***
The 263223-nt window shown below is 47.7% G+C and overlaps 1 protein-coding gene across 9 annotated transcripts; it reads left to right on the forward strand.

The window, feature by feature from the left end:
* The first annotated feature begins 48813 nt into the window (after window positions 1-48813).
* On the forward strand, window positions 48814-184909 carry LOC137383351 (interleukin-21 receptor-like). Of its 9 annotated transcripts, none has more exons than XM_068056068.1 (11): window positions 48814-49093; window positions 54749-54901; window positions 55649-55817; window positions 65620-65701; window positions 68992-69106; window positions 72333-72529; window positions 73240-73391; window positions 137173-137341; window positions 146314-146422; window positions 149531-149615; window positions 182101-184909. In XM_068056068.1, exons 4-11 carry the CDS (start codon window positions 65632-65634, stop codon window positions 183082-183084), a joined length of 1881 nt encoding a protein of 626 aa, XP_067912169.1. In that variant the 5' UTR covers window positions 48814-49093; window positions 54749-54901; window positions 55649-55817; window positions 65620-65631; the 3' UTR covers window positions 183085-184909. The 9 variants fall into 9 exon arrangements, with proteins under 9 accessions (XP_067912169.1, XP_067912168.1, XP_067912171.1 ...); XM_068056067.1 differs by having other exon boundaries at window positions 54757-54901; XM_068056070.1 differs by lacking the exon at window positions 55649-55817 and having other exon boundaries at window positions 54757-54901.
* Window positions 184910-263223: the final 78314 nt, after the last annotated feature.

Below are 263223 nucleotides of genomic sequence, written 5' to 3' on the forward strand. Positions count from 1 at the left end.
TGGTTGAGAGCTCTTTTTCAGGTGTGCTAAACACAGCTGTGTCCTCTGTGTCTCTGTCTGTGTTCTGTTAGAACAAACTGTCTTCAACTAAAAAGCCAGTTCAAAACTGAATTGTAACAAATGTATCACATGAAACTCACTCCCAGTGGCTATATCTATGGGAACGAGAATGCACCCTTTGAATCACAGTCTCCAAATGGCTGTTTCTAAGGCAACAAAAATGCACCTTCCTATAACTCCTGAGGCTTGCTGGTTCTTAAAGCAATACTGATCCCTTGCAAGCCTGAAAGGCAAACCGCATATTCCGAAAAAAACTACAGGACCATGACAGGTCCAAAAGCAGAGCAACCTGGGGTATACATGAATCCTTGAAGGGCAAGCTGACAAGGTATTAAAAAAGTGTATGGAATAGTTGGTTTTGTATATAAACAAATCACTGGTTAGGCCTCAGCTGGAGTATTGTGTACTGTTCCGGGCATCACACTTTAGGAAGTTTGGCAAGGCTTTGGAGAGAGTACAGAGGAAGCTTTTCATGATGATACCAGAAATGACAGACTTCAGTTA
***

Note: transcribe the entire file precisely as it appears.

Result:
The 263223-nt window shown below is 47.7% G+C and overlaps 1 protein-coding gene across 9 annotated transcripts; it reads left to right on the forward strand.

The window, feature by feature from the left end:
* The first annotated feature begins 48813 nt into the window (after window positions 1-48813).
* On the forward strand, window positions 48814-184909 carry LOC137383351 (interleukin-21 receptor-like). Of its 9 annotated transcripts, none has more exons than XM_068056068.1 (11): window positions 48814-49093; window positions 54749-54901; window positions 55649-55817; window positions 65620-65701; window positions 68992-69106; window positions 72333-72529; window positions 73240-73391; window positions 137173-137341; window positions 146314-146422; window positions 149531-149615; window positions 182101-184909. In XM_068056068.1, exons 4-11 carry the CDS (start codon window positions 65632-65634, stop codon window positions 183082-183084), a joined length of 1881 nt encoding a protein of 626 aa, XP_067912169.1. In that variant the 5' UTR covers window positions 48814-49093; window positions 54749-54901; window positions 55649-55817; window positions 65620-65631; the 3' UTR covers window positions 183085-184909. The 9 variants fall into 9 exon arrangements, with proteins under 9 accessions (XP_067912169.1, XP_067912168.1, XP_067912171.1 ...); XM_068056067.1 differs by having other exon boundaries at window positions 54757-54901; XM_068056070.1 differs by lacking the exon at window positions 55649-55817 and having other exon boundaries at window positions 54757-54901.
* Window positions 184910-263223: the final 78314 nt, after the last annotated feature.

Below are 263223 nucleotides of genomic sequence, written 5' to 3' on the forward strand. Positions count from 1 at the left end.
TGGTTGAGAGCTCTTTTTCAGGTGTGCTAAACACAGCTGTGTCCTCTGTGTCTCTGTCTGTGTTCTGTTAGAACAAACTGTCTTCAACTAAAAAGCCAGTTCAAAACTGAATTGTAACAAATGTATCACATGAAACTCACTCCCAGTGGCTATATCTATGGGAACGAGAATGCACCCTTTGAATCACAGTCTCCAAATGGCTGTTTCTAAGGCAACAAAAATGCACCTTCCTATAACTCCTGAGGCTTGCTGGTTCTTAAAGCAATACTGATCCCTTGCAAGCCTGAAAGGCAAACCGCATATTCCGAAAAAAACTACAGGACCATGACAGGTCCAAAAGCAGAGCAACCTGGGGTATACATGAATCCTTGAAGGGCAAGCTGACAAGGTATTAAAAAAGTGTATGGAATAGTTGGTTTTGTATATAAACAAATCACTGGTTAGGCCTCAGCTGGAGTATTGTGTACTGTTCCGGGCATCACACTTTAGGAAGTTTGGCAAGGCTTTGGAGAGAGTACAGAGGAAGCTTTTCATGATGATACCAGAAATGACAGACTTCAGTTA